Even the most loved and secure child can experience sudden fear.  The yoke of Christ sometimes frightens us.  Serious anxieties trouble our child-like faith.  There is no necessity for us to obey our unspiritual selves or to live unspiritual lives [13].  Yet the fear of what our discipleship might cost us is powerful.  The Lord coaxes us away from fearfulness by words and example.  The words are: my yoke is easy and my burden light [14].  The example is his taking on himself the whole yoke and burden.  Thanks to his loving self-sacrifice, obedience to the Father is, for us, much less difficult. The Lord has taken on the task.  He is victorious.  He is triumphant [15]. We are glad that he shares the work with us along with life and grace.  We are challenged and intimidated, however, by the child’s contribution asked of us.  Modest as it is, it can seem too much.

Come to me all you who labour and are overburdened and I will give you rest [16].  The child needs attention and a chance to gain strength.  Jesus was all the time praying to his Father [17].  He sought communication [18] and accepted encouragement [19].  A question could be put.  My Father, if it is possible let this cup pass me by.  Nevertheless let it be as you not I would have it [20].  With the question there is also obedience.  We are to be like Christ.  There is shame neither in our weariness nor in our anxiety that things might be too much for us.  In our turning to the Lord for help and comfort, we show our trust in his teaching and in the life he patterns: shoulder my yoke and learn from me, for I am gentle and humble in heart, and you will find rest for your souls [21]. 

Among the accessible truths taught and demonstrated by Jesus is his own humility.  We who are children of God, learning from the Son, arrive at a glad understanding that the Lord is humble.  See now, your king comes to you…humble and riding on a donkey [22].   Christ enters our life not only triumphantly but also with a seeming foolishness.  His steed might be thought ridiculous.  He teaches us by showing us his splendour and his humility all at once.  He is a king who is a child.  The Lord is magnificent but also a little one, who presents himself so humbly as to be almost absurd. Like babies we laugh and learn.  In our being childlike, in our joy and in our acceptance of the truth there is rest for our souls.  We are no longer afraid. The man on a donkey is our good friend.  Weariness is giving place to attentiveness.   Sophistication, which was exhausting us, has been overthrown by straightforwardness.  Our faith is in the mighty God revealed to us by and in the humble Christ. He is victorious.  He is triumphant, humble and riding on a donkey.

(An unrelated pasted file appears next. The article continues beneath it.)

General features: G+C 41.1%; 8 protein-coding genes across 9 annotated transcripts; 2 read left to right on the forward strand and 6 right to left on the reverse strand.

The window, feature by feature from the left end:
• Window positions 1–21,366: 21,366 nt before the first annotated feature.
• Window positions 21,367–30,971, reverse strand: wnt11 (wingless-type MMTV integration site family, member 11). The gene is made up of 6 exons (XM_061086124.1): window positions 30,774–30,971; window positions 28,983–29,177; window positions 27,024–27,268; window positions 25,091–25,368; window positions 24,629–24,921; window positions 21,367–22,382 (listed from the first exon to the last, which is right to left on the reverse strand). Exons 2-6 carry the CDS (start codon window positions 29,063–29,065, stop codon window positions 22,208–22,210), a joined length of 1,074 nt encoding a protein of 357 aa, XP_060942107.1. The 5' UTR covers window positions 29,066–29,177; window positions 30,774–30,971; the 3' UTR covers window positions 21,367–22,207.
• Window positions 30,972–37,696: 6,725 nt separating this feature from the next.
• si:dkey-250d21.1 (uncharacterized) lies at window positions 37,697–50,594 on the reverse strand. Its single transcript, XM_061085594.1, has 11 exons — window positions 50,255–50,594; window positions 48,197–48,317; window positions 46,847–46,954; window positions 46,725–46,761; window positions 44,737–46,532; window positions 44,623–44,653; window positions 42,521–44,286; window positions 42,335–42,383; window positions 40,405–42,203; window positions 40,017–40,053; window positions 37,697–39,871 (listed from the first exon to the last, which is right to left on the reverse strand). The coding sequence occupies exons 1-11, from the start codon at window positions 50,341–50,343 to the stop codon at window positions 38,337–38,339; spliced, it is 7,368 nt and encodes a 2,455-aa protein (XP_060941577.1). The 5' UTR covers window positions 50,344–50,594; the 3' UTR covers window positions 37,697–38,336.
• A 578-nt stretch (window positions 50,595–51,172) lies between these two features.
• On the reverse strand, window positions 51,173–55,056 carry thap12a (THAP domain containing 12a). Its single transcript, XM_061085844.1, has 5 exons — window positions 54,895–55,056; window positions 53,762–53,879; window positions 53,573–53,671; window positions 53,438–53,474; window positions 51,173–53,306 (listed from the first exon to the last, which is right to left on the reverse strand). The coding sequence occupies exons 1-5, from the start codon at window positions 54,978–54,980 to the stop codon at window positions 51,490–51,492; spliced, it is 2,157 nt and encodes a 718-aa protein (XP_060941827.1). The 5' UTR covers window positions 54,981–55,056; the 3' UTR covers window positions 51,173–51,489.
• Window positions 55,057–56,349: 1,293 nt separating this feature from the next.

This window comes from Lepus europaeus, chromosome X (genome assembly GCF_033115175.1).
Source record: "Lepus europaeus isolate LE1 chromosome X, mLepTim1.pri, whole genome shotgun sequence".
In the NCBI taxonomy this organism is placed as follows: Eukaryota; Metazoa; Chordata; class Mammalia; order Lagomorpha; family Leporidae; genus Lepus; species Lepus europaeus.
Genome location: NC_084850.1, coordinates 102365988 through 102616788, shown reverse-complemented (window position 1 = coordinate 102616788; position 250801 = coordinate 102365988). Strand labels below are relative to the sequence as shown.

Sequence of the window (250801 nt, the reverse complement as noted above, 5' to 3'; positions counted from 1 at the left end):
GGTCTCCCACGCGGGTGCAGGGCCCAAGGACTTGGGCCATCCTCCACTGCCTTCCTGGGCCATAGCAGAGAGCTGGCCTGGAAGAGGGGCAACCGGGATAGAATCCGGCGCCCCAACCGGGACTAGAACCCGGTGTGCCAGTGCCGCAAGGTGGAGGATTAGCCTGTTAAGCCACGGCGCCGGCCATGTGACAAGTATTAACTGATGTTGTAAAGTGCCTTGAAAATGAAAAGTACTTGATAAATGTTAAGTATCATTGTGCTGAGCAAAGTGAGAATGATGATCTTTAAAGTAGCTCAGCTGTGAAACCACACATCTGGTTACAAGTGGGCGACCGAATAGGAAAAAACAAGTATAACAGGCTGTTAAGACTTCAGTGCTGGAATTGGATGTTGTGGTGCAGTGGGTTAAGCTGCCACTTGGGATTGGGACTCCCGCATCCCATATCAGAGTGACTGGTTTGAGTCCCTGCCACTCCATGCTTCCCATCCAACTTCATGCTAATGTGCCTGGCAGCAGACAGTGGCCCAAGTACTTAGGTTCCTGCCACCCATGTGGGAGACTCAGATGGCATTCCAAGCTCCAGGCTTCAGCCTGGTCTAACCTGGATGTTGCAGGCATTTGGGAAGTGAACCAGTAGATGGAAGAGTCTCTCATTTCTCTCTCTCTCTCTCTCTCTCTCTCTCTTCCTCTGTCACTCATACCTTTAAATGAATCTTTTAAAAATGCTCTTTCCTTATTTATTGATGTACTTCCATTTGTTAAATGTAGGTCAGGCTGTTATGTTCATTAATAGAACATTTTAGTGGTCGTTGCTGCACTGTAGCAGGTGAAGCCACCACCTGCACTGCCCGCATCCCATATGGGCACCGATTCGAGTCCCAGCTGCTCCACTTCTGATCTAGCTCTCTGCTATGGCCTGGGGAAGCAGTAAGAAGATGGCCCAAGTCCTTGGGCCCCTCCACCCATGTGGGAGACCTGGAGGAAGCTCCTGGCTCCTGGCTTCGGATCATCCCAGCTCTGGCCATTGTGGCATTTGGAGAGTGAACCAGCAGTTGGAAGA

Peter Gallagher SJ

[1]              Matthew 11.25
[2]              H. F. M. Prescott  1896-1972 The Man on a Donkey 1952  simple Malle’s vision by the Swale:  ‘All’s smitten
through with Him. Love, frail as smoke, piercing as a needle – near - here.  He that’s light has come into the clod.’
[3]              Psalm (145) 144.2
[4]              Matthew 18.3-4
[5]              Matthew 11.27
[6]              Psalm (145) 144.9
[7]              Matthew 27.47
[8]              Psalm (145) 144.8
[9]              Psalm (145) 144.14
[10]            Matthew 11.27
[11]            Romans 8.11
[12]            Matthew 11.29
[13]            Romans 8.12
[14]            Matthew 11.30
[15]            Zechariah 9.9
[16]            Matthew 11.28
[17]            Matthew 1125
[18]            Luke 3.21
[19]            Luke 3.22
[20]            Matthew 26.39
[21]            Matthew11.29
[22]            Zechariah 9.9